Now, Clara had written a piano concerto ten years prior, also in A minor. Schumann was intimately acquainted with it, having orchestrated the finale himself, and there are striking similarities between the two. Demonstrating the reciprocity of their creative relationship, Schumann incorporates a four-note motive from the third movement of her concerto into the coda of his Allegro, acting almost like a secret code between them. Also, the first movements of both concertos feature a slow, A-flat minor bridge section between the exposition and development. Plus, the second movements both feature duets between the piano and cellos. As well as collaborating behind the scenes, Clara helped to promote the concerto once completed, premiering the work in Dresden on December 4, 1845, and playing it frequently throughout her career. 


Sergei Prokofiev (1891-1953)  

Symphony No.6 in E-flat minor, op.111 (1945)  

Scored for: three flutes including piccolo, three oboes including English Horn, four clarinets including bass clarinet, three bassoons including contrabassoon, four French horns, three trumpets, three trombones, tuba, timpani, percussion, harp, celesta, piano, and strings

Performance time: 43 minutes 

First Grant Park Orchestra performance: July 12, 1972; Jorge Mester, conductor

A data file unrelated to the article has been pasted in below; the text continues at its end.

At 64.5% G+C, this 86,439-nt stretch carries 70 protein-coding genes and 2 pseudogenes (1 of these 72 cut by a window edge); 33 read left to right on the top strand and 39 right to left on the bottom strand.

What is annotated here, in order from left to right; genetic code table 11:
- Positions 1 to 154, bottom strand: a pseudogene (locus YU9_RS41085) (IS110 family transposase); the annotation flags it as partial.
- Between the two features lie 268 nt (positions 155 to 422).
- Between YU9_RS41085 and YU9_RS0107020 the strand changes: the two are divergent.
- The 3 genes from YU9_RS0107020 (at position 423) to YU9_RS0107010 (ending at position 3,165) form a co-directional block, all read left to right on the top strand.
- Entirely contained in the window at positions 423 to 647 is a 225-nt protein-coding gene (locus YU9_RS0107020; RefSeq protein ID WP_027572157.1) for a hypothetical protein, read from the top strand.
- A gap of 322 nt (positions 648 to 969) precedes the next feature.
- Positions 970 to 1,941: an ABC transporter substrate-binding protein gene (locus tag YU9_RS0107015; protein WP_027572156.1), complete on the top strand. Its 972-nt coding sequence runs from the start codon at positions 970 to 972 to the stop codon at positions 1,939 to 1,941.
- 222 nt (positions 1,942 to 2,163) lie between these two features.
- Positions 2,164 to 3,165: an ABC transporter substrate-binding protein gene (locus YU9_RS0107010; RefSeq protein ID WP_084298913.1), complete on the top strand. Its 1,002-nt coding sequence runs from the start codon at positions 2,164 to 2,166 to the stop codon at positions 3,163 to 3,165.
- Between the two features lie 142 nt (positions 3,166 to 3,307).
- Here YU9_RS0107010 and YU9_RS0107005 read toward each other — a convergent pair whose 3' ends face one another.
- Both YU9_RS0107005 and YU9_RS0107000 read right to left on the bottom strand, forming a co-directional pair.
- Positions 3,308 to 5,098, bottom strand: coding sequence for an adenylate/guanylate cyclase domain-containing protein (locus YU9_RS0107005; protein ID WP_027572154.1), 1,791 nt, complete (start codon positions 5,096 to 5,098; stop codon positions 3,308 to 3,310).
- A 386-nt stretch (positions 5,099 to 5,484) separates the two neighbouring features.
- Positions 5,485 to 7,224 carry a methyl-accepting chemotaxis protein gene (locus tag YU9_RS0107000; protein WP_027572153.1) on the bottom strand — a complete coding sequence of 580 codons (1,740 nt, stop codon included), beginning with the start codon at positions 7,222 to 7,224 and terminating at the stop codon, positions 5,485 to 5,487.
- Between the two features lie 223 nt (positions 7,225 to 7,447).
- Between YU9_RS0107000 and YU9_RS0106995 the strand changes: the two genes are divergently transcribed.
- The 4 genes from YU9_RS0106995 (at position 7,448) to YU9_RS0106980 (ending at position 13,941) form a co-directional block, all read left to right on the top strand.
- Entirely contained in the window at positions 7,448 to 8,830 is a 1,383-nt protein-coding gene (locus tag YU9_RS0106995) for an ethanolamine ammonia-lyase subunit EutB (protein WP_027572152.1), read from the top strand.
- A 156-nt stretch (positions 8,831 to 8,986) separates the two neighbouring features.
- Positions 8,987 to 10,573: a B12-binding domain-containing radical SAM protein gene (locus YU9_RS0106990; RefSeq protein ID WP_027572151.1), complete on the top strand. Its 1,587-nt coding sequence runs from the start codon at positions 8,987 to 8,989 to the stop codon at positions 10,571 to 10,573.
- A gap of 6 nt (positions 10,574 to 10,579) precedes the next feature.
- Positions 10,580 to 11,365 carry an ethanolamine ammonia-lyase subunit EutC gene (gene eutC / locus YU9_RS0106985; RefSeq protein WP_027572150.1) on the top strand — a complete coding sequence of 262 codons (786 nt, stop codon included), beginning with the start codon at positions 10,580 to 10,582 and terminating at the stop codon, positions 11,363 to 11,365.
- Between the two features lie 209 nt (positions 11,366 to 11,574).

Sergei Prokofievs Symphony No. 6 was the composers last unmitigated success. When it premiered in Leningrad on October 11, 1947, critics and bureaucrats were enthusiastic. But soon after its Moscow premiere on Christmas Day, Prokofiev and his symphony became a target of official criticism like never before. On February 10, 1948, Prokofiev attended a ceremony at the Kremlin in which he was elevated to the status of Peoples Artist of the Russian Soviet Federative Socialist Republic. That same day, Politburo member Andrey Zhdanov was finalizing a Central Committee Resolution that would accuse Prokofiev and other prominent composers of promoting formalist distortions and antidemocratic tendencies . . . foreign to the Soviet people and its artistic tastes.Artists during Stalins regime were used to this cognitive dissonance of being officially celebrated one day and condemned the next, seemingly with no rhyme or reason. As Prokofiev scholar Simon Morrison puts it, The power of the regime was absolute in the sense that it followed no consistent rules.But this time was different. Prior to 1948, Prokofiev was able to feign indifference to the governments vagaries and claim his music was above real-world concerns; now he was afraid.